Wilde side

Kim Wilde answers your gardening questions.

I have Victorian pavers in my back garden and weeds keep growing up in the gaps between them. Any idea how I can prevent them, or what greenery I could cultivate there instead?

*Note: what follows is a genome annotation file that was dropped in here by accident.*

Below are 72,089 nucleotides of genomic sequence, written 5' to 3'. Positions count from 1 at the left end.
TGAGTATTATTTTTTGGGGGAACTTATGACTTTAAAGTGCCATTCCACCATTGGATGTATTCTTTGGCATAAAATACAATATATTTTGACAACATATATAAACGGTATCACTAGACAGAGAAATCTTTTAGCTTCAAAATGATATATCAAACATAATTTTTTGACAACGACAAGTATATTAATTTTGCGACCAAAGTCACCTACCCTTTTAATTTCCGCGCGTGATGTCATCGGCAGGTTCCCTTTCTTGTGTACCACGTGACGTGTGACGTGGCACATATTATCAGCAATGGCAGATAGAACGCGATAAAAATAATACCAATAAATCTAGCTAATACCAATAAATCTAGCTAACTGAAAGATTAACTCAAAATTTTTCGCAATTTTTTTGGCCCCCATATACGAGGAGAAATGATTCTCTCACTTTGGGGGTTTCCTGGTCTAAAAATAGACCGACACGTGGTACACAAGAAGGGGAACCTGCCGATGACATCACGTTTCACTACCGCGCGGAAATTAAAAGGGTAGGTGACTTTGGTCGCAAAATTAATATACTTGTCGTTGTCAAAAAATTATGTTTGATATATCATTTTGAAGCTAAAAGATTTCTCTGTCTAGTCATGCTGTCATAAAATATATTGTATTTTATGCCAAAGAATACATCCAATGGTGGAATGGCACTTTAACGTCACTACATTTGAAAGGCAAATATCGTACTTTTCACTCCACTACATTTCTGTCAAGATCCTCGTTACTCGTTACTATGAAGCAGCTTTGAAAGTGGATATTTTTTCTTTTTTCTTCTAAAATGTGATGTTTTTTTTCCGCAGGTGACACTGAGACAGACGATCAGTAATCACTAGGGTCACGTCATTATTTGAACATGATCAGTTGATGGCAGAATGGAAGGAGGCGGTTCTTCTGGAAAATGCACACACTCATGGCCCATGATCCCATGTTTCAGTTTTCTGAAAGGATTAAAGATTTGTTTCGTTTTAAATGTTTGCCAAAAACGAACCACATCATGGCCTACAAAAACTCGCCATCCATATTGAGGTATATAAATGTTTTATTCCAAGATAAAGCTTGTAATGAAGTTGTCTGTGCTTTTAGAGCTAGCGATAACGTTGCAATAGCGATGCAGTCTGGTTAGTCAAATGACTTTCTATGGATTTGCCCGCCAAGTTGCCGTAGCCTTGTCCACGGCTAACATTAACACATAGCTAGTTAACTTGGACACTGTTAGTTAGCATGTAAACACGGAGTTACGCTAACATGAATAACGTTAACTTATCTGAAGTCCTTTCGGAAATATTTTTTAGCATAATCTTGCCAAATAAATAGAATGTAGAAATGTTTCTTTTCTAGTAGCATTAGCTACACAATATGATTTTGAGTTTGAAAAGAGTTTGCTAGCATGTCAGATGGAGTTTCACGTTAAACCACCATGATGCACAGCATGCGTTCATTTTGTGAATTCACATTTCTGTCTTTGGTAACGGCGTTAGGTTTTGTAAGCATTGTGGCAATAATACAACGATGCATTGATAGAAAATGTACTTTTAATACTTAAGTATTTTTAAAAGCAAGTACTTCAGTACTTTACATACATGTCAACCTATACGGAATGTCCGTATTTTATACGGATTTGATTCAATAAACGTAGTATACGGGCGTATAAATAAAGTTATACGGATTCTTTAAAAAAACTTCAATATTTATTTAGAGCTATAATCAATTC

Plants with a spreading habit that withstand the occasional treading on include the aromatic, low-growing thymes such as Thymus doerfleri and T. serpyllum. These need a sunny position and have purple summer flowers. Another sun-lover would be Alyssum montanum, which is a rock-garden species with ash grey, hairy leaves and racemes of fragrant, bright yellow flowers in spring. Cerastium tomentosum forms a silvery carpet, with snow white flowers in summer and is ideal for crevices in paving, as is Erigeron karvinskianus which produces an abundance of pretty daisy-like flowers throughout summer. I would definitely plant Corsican mint (Mentha requienii), which has a strong peppermint aroma and tiny, semi-evergreen leaves and purple flowers. Not aromatic, but incredibly rampant, is mind-your-own-business (Soleirolia soleirolii), which has tiny evergreen leaves and will quickly colonise gaps where weeds have thrived, especially if conditions are moist. Armeria maritima (thrift) is a tough seaside plant with evergreen, grassy tufts and pink flowers on wiry stems, and Alchemilla mollis will self-sow itself around obligingly with pretty, drought-tolerant foliage. Low-growing annuals include Felicia bergeriana ‘Cub Scout’, which forms a carpet of bright green foliage covered for months on end with masses of small, brilliant blue, daisy-like flowers. Gypsophila repens is a semi-evergreen, mat-forming perennial that has clusters of white flowers all summer, while the annual Ageratum houstonianum ‘Blue Mink’ has large, fluffy, powder blue flowers. These can be sown in situ when the ground warms up to provide quick, albeit temporary, splashes of colour. For seeds, contact Chiltern Seeds on 01229 581137 (chilternseeds.co.uk).